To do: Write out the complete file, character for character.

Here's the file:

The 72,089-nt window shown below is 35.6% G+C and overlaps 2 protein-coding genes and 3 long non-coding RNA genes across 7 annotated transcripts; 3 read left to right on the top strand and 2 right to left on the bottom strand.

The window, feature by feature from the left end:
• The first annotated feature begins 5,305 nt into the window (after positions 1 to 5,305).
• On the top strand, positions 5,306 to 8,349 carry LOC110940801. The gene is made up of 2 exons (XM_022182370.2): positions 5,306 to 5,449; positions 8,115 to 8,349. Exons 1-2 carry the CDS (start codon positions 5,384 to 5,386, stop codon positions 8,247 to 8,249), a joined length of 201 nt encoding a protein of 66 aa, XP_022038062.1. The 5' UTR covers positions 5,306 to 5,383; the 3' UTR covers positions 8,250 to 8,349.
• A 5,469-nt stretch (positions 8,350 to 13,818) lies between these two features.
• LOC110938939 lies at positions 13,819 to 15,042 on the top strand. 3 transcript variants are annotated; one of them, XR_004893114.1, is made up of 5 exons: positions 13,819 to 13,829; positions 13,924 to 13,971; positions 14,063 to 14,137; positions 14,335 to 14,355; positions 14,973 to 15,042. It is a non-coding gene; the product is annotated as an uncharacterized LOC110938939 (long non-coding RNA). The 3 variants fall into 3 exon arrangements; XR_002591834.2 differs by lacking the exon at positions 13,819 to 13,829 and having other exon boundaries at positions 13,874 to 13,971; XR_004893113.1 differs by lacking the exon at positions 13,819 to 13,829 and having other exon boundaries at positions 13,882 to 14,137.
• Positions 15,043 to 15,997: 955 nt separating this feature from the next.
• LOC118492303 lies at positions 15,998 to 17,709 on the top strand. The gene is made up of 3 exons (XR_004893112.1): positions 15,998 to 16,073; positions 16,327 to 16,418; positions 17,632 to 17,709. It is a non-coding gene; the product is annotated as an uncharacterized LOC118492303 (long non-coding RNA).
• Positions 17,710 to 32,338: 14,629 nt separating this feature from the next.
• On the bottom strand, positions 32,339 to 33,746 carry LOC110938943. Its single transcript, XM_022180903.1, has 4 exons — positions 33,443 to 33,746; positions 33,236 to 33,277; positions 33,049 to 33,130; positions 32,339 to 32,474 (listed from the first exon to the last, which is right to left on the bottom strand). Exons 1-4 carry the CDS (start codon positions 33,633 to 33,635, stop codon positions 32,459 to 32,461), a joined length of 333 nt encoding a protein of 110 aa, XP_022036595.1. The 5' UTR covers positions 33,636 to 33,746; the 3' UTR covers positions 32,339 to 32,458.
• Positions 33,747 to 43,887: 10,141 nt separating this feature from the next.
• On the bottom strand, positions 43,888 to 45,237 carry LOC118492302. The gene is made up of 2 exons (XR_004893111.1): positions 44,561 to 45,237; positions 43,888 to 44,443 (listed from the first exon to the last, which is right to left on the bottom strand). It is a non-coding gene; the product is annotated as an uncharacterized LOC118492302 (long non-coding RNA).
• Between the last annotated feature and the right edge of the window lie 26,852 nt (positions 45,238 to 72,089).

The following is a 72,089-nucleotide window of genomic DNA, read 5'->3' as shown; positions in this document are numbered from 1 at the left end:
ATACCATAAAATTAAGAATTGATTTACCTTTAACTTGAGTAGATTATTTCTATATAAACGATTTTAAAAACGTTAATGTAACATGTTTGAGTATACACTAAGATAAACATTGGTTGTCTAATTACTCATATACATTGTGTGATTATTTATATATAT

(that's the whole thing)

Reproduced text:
The 72,089-nt window shown below is 35.6% G+C and overlaps 2 protein-coding genes and 3 long non-coding RNA genes across 7 annotated transcripts; 3 read left to right on the top strand and 2 right to left on the bottom strand.

The window, feature by feature from the left end:
• The first annotated feature begins 5,305 nt into the window (after positions 1 to 5,305).
• On the top strand, positions 5,306 to 8,349 carry LOC110940801. The gene is made up of 2 exons (XM_022182370.2): positions 5,306 to 5,449; positions 8,115 to 8,349. Exons 1-2 carry the CDS (start codon positions 5,384 to 5,386, stop codon positions 8,247 to 8,249), a joined length of 201 nt encoding a protein of 66 aa, XP_022038062.1. The 5' UTR covers positions 5,306 to 5,383; the 3' UTR covers positions 8,250 to 8,349.
• A 5,469-nt stretch (positions 8,350 to 13,818) lies between these two features.
• LOC110938939 lies at positions 13,819 to 15,042 on the top strand. 3 transcript variants are annotated; one of them, XR_004893114.1, is made up of 5 exons: positions 13,819 to 13,829; positions 13,924 to 13,971; positions 14,063 to 14,137; positions 14,335 to 14,355; positions 14,973 to 15,042. It is a non-coding gene; the product is annotated as an uncharacterized LOC110938939 (long non-coding RNA). The 3 variants fall into 3 exon arrangements; XR_002591834.2 differs by lacking the exon at positions 13,819 to 13,829 and having other exon boundaries at positions 13,874 to 13,971; XR_004893113.1 differs by lacking the exon at positions 13,819 to 13,829 and having other exon boundaries at positions 13,882 to 14,137.
• Positions 15,043 to 15,997: 955 nt separating this feature from the next.
• LOC118492303 lies at positions 15,998 to 17,709 on the top strand. The gene is made up of 3 exons (XR_004893112.1): positions 15,998 to 16,073; positions 16,327 to 16,418; positions 17,632 to 17,709. It is a non-coding gene; the product is annotated as an uncharacterized LOC118492303 (long non-coding RNA).
• Positions 17,710 to 32,338: 14,629 nt separating this feature from the next.
• On the bottom strand, positions 32,339 to 33,746 carry LOC110938943. Its single transcript, XM_022180903.1, has 4 exons — positions 33,443 to 33,746; positions 33,236 to 33,277; positions 33,049 to 33,130; positions 32,339 to 32,474 (listed from the first exon to the last, which is right to left on the bottom strand). Exons 1-4 carry the CDS (start codon positions 33,633 to 33,635, stop codon positions 32,459 to 32,461), a joined length of 333 nt encoding a protein of 110 aa, XP_022036595.1. The 5' UTR covers positions 33,636 to 33,746; the 3' UTR covers positions 32,339 to 32,458.
• Positions 33,747 to 43,887: 10,141 nt separating this feature from the next.
• On the bottom strand, positions 43,888 to 45,237 carry LOC118492302. The gene is made up of 2 exons (XR_004893111.1): positions 44,561 to 45,237; positions 43,888 to 44,443 (listed from the first exon to the last, which is right to left on the bottom strand). It is a non-coding gene; the product is annotated as an uncharacterized LOC118492302 (long non-coding RNA).
• Between the last annotated feature and the right edge of the window lie 26,852 nt (positions 45,238 to 72,089).

The following is a 72,089-nucleotide window of genomic DNA, read 5'->3' as shown; positions in this document are numbered from 1 at the left end:
ATACCATAAAATTAAGAATTGATTTACCTTTAACTTGAGTAGATTATTTCTATATAAACGATTTTAAAAACGTTAATGTAACATGTTTGAGTATACACTAAGATAAACATTGGTTGTCTAATTACTCATATACATTGTGTGATTATTTATATATAT